New sensei to take over SF State judo club in 2019
The SF State judo club will see a changing of the guard as a new sensei will take over in the spring of 2019.
The current sensei is Yevgeniy Sosnovskiy, a former SF State student who has won state and national tournaments. Sosnovskiy will be leaving for the military and has chosen his longtime friend Swain Wong to take over as the new sensei of the judo club.
Sosnovskiy and Wong first started out as rivals who competed against each other, but four years ago the two reconnected at a different dojo where they became close friends.
When Sosnovskiy took over as sensei of the judo club, he occasionally brought Wong, a San Jose State student, to help him demonstrate technique. But over time, Wong was at every practice to help teach the students.
“Swain’s technique is very good,” Sosnovskiy said. “I think he lacks self-confidence.”
Wong originally did not want to become the new sensei because he was afraid of teaching bad technique to students, but Sosnovskiy persisted because he knew Wong was the only person that could replace him and keep the same vibe of the judo club.
“[SF State judo club] is definitely not a traditional dojo. We don’t care about dress; it should be more focused on judo rather than appearance. As long as the judokas (athletes) respect each other that’s all that matters,” Sosnovskiy said. “I think Swain will definitely continue that. His mindset is like mine, I don’t even doubt it.”
Wong enjoys the laid-back atmosphere of the judo club, which he believes allows a broader audience to come into the club and learn. Wong was critical of other clubs just wanting to win and said that can hinder the growth of the students.
“Judo is about learning,” Wong said. “Even with 10th degree black belts, they’ve been learning all their lives. So how can some clubs be so ignorant of that? That’s what I like about this club. Everybody is here to learn, whether you’re experienced or not, you’re here to learn.”
Sosnovskiy has been letting Wong take more control of practice to prepare Wong for next semester. Many students go to Wong for technique advice because he is smaller than Sosnovskiy and has a different fighting style.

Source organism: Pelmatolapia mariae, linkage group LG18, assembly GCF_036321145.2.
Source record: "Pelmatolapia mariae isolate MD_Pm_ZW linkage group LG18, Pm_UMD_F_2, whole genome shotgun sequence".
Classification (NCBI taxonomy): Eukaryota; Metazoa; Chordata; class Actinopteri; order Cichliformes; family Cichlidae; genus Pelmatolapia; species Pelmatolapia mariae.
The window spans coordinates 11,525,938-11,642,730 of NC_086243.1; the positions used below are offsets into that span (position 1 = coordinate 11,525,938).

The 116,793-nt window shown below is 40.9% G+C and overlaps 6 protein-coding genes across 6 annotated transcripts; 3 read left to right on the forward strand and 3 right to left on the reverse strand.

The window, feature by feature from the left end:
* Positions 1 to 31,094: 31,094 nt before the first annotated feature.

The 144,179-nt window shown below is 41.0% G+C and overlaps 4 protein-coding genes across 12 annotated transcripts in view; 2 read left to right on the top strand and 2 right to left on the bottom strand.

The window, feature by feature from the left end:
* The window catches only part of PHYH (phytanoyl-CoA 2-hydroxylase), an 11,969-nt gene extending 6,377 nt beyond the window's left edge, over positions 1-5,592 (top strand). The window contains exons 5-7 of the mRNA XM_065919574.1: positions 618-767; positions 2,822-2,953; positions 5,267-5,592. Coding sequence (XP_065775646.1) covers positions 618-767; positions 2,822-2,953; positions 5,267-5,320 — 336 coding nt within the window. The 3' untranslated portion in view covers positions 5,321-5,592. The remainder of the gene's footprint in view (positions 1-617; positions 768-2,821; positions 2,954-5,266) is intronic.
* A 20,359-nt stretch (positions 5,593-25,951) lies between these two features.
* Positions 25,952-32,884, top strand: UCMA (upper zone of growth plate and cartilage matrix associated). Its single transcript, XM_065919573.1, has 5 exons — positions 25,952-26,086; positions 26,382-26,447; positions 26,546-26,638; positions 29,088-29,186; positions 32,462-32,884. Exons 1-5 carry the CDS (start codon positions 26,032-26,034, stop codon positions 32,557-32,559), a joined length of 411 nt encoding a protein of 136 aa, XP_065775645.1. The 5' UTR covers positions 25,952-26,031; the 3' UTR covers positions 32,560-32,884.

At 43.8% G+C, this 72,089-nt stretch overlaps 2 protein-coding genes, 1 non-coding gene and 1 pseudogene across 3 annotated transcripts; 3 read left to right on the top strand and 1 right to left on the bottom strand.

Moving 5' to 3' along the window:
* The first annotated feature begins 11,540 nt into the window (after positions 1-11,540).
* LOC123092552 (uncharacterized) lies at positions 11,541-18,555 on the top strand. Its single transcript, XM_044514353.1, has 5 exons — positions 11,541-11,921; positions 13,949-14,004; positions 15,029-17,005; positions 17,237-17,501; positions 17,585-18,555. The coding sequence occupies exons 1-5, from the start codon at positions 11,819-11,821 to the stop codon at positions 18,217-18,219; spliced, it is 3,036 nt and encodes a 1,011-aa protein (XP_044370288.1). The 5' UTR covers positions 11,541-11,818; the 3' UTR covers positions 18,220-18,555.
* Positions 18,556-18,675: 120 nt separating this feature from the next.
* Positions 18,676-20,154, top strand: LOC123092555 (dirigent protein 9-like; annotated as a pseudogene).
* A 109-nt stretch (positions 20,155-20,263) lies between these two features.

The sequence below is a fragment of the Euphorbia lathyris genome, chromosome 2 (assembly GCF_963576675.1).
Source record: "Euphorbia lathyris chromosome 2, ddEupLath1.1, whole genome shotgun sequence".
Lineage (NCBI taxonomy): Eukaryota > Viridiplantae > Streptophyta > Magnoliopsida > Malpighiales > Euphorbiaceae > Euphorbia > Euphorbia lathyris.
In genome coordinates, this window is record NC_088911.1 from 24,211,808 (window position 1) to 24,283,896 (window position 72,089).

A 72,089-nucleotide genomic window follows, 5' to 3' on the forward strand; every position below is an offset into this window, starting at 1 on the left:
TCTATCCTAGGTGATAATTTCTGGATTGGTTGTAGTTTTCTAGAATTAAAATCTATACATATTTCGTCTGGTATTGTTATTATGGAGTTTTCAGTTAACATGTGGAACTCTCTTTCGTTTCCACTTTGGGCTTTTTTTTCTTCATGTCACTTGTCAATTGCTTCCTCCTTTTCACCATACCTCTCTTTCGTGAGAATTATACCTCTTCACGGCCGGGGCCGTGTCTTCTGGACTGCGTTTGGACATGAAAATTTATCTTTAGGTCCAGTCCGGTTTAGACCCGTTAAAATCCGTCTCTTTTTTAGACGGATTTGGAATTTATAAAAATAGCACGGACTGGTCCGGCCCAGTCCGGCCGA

Despite Wong’s lack of experience leading a dojo, Sosnovskiy believes Wong will do well as a sensei.
“I think he’ll do great,” Sosnovskiy said. “What he needs to work on is the leading aspect. He hasn’t had too much training in that or provided the opportunity. But we’ve been working on it.”
Judo club president Nick Mitchell believes Wong is a good choice as the new sensei of the club. Mitchell doesn’t believe the sensei change will affect the club too much since Wong has been a part of the club for so long.
“I think he’s very qualified as a sensei,” Mitchell said. “He’s one of the best choices Yevgeniy could have made.”
Wong said he will keep the format of practice relatively the same but he will implement more of the techniques that fit his style.
Wong has never been a sensei before, his focus was always on learning and getting better. Now that he has to teach others, it is a new challenge that he is ready to face next year.
“I’m pretty excited, a little bit of nervousness but I think that’s how it is with a lot of people going into new positions,” Wong said. “The fact that there’s a little bit of unknown, that’s where people get a little worried, but the fact that I’ve seen the routines, I’ve been here long enough to understand how things go, I feel a little bit more confident.”